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Static Discharge of a Mobile Antenna

Discussion in 'Mobile Radio Systems' started by AA5ET, Mar 12, 2011.

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  1. VU2NAN

    VU2NAN Ham Member QRZ Page

    Hi OM Marco,

    Yes, it is intended that the coil and cap are inside the vehicle to protect them from the elements without undue effort! Will certainly work. Also solves the problem of the coil supporting the whip. And it's highly suited for your ball mount.

    My 5/8λ GP and J-Pole gave comparable results.

    73

    Nandu.
     
  2. WA4OTD

    WA4OTD Ham Member QRZ Page

  3. AA5ET

    AA5ET Ham Member QRZ Page

    Thanks,
    I might try a 5/8-wave antenna when I have time to do it. I'll have to find a longer whip since the one I have is already cut too short. The rest I probably have on hand.

    73,
    Marco
    AA5ET
     
  4. K8JD

    K8JD Ham Member QRZ Page

    For performance, a VHF or UHF antenna belongs on the roof of the vehicle. A side mount is going to be rather directional and have much less range than one center-of-roof, mounted..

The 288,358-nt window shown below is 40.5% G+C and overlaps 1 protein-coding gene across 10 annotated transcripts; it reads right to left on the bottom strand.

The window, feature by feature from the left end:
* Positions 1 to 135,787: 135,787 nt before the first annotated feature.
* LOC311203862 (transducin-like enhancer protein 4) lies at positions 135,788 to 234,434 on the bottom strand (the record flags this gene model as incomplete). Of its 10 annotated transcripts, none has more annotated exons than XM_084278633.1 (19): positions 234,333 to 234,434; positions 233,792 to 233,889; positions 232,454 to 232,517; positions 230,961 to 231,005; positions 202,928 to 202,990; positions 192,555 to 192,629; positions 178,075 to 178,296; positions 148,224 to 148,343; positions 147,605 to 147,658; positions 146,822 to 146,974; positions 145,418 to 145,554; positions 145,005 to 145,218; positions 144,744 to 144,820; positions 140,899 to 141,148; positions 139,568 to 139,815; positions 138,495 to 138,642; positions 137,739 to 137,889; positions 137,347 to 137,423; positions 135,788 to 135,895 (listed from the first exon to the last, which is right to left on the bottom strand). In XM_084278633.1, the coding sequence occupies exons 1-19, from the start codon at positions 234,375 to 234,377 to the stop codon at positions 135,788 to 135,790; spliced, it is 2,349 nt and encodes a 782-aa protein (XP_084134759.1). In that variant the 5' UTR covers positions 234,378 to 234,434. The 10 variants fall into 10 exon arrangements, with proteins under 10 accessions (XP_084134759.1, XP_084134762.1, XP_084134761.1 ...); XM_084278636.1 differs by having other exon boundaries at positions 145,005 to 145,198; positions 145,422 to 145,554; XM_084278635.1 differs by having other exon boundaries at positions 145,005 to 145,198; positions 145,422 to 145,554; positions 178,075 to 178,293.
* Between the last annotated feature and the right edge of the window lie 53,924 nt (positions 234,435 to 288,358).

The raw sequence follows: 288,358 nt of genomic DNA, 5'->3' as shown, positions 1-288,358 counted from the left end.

I used to grin when I saw 2M, seven foot tall, colinear antennas bumper-mounted. A quarter wave on the roof would get much better range than the expensive high gain colinear mounted like that. I know this from experiments with various antennas and mounts.
    If you only work through a local repeater this is a moot point.
    I went for long haul on simplex channels when I was into VHF FM mobile operation.
    I ran 140 Watts and had my 7 ft colinear on the roof of my station wagon and an Icom transceiver that had a bulletproof , hot, front end in the reciever that would hear weak signals in "intermod alley" in the city..
    I could talk direct from my car as far as some of the local clubs' backyard repeaters could reach !:eek:
     
    Last edited: Mar 19, 2011
  5. AA5ET

    AA5ET Ham Member QRZ Page

    Yes, I agree. The pattern may be funny with the way I have it mounted, and I won't be doing any "DX" work. But for my purposes the antenna works fine (and I can still drive into a parking garage without removing the antenna ;-) ). And I won't be causing QRM to distant stations.

    For this installation I wanted cheap and easy. Cheap little monobander (FT-1900R), coax, connectors, and antenna materials already installed in the vehicle.

    If I want to work distant stations I'll fire up the HF rig. To me VHF is for short-distance line-of-sight communications. (And we also have a great "Megalink" repeater system here in New Mexico - covers almost the whole state.)

    73,
    AA5ET
     
    Last edited: Mar 20, 2011
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